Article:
—Dave Faulds, Dulwich Books Review

“Glasper is thorough and democratic. He lets everyone speak, tell their own story, edits out the rambling and bullshit and presents a fair picture of all the main bands from all over the UK and Ireland. Geographically divided up. It’s an encyclopaedic but down-to-earth reference book, full of detail and anecdotes.“
—Ged Babey, LouderThanWar.com

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Burning Britain: The History of UK Punk 1980–1984
Author: Ian Glasper
Publisher: PM Press
ISBN: 978-1-60486-748-0
Published: 06/14
Format: Paperback
Size: 9 x 6
Page Count: 416
Subjects: Music-Punk/History-UK

$24.95

As the Seventies drew to a close and the media declared punk dead and buried, a whole new breed of band was emerging from the gutter. Harder and faster than their ’76–’77 predecessors, not to mention more aggressive and political, the likes of Discharge, the Exploited, and G.B.H. were to prove not only more relevant but arguably just as influential.

Several years in the making and featuring hundreds of new interviews and photographs, Burning Britain is the true story of the UK punk scene from 1980 to 1984 told for the first time by the bands and record labels that created it. Covering the country region by region, author Ian Glasper profiles legendary bands like Vice Squad, Angelic Upstarts, Blitz, Anti-Nowhere League, Cockney Rejects, and the UK Subs as well as the more obscure groups like Xtract, The Skroteez, and Soldier Dolls.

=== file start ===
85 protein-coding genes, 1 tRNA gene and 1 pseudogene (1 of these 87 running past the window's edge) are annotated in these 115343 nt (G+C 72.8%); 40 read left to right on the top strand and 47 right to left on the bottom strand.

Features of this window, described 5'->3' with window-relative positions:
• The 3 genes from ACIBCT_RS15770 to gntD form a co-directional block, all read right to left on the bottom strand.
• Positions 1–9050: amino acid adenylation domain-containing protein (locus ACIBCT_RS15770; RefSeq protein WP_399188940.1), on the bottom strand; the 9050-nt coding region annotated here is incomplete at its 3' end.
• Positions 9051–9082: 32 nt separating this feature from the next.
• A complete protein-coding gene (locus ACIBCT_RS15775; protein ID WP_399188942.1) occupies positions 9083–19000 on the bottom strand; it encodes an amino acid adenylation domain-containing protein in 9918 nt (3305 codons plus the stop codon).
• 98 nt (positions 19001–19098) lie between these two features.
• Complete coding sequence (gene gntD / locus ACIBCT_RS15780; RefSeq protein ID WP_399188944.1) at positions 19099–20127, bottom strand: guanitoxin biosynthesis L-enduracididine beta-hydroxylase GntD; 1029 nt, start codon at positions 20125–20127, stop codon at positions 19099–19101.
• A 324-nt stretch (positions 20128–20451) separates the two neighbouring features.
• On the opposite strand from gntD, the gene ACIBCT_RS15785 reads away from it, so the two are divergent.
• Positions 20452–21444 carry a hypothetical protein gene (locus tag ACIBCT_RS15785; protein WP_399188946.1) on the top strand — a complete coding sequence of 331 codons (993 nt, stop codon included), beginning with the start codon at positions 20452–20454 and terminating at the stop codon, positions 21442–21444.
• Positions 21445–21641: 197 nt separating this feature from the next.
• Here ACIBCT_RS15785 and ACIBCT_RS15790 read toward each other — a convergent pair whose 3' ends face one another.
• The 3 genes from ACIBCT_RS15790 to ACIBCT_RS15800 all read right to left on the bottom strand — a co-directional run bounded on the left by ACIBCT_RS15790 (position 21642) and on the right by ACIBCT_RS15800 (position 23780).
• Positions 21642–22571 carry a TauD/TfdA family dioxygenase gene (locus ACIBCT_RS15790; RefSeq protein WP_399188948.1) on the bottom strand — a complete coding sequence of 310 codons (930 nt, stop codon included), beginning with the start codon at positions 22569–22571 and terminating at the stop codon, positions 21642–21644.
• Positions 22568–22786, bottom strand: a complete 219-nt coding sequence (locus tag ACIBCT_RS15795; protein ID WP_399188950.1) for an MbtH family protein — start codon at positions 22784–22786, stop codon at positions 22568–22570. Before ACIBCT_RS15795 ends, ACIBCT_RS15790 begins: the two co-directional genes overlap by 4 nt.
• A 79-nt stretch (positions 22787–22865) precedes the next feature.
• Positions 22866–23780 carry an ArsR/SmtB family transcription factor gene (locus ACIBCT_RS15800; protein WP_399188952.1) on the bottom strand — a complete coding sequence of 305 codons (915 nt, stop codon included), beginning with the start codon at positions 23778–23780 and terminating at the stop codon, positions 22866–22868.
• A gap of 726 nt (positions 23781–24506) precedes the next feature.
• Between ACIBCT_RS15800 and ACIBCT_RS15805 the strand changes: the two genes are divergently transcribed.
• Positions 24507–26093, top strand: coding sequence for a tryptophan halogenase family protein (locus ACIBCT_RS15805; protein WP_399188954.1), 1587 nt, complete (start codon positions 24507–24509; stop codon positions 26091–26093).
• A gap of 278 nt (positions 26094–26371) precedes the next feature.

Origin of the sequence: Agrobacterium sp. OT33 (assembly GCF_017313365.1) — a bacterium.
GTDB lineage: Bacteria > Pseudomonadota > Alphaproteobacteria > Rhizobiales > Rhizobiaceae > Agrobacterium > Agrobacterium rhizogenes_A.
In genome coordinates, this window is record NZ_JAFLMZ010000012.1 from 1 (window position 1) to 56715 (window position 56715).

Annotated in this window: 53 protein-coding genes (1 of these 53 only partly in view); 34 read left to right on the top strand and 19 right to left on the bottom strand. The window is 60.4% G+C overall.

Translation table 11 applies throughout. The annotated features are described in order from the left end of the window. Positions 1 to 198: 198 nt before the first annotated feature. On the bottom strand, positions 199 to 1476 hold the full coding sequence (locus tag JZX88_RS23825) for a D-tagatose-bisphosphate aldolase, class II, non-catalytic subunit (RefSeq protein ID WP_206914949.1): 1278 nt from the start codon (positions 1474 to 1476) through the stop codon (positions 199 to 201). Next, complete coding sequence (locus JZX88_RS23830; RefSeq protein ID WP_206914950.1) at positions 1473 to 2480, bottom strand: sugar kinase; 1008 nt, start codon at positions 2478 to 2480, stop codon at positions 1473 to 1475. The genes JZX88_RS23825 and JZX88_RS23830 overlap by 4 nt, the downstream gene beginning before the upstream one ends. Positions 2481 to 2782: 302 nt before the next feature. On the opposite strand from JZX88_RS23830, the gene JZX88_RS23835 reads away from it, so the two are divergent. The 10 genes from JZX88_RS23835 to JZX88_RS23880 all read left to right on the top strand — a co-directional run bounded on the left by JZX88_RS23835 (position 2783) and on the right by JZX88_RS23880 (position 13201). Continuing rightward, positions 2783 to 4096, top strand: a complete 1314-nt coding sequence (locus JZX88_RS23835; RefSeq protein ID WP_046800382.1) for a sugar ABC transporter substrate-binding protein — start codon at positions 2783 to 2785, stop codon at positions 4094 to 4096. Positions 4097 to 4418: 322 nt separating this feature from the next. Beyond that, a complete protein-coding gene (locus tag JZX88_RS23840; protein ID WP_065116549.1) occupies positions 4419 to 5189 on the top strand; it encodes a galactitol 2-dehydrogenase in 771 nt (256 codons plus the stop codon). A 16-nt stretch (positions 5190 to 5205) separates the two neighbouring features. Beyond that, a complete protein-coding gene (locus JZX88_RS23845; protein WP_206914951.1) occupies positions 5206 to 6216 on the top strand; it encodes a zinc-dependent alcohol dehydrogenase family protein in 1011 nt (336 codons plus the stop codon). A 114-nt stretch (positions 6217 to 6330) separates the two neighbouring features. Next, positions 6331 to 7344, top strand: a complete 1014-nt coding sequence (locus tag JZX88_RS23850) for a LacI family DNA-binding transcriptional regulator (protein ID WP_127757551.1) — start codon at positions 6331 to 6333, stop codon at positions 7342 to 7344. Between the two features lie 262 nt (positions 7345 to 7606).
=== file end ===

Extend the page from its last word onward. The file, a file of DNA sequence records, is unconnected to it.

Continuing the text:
The grim reality of being a teenage punk rocker in Thatcher’s Britain resulted in some of the most primal and potent music ever committed to plastic. Burning Britain is the definitive overview of that previously overlooked era.

Praise:

“Ian Glasper’s chatty, engaging history follows the regional lines along which UK punk’s ’second wave’ scene divided, as well as talking about the record labels involved and what the main protagonists, from the Anti-Nowhere League to Vice Squad, are up to now.“
—Iain Aitch, Guardian

“Glasper is thorough and democratic. He lets everyone speak, tell their own story, edits out the rambling and bullshit, and presents a fair picture of all the main bands from all over the UK and Ireland. Geographically divided up. It’s an encyclopaedic but down-to-earth reference book, full of detail and anecdotes.“
—Ged Babey, LouderThanWar.com

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  • Why the hell did I ever get into punk rock?
    Why the hell did I ever get into punk rock?   The two most common questions I get asked in conjunction with my books are: why write them in the first place? And, what got you into punk rock? Or when/why/how did you get into punk rock? You k...

What Others Are Saying...

 

dayThe Day the Country Died: A Review
By Jake Slovis
H-Net: Humanities and Social Science Reviews
January 2017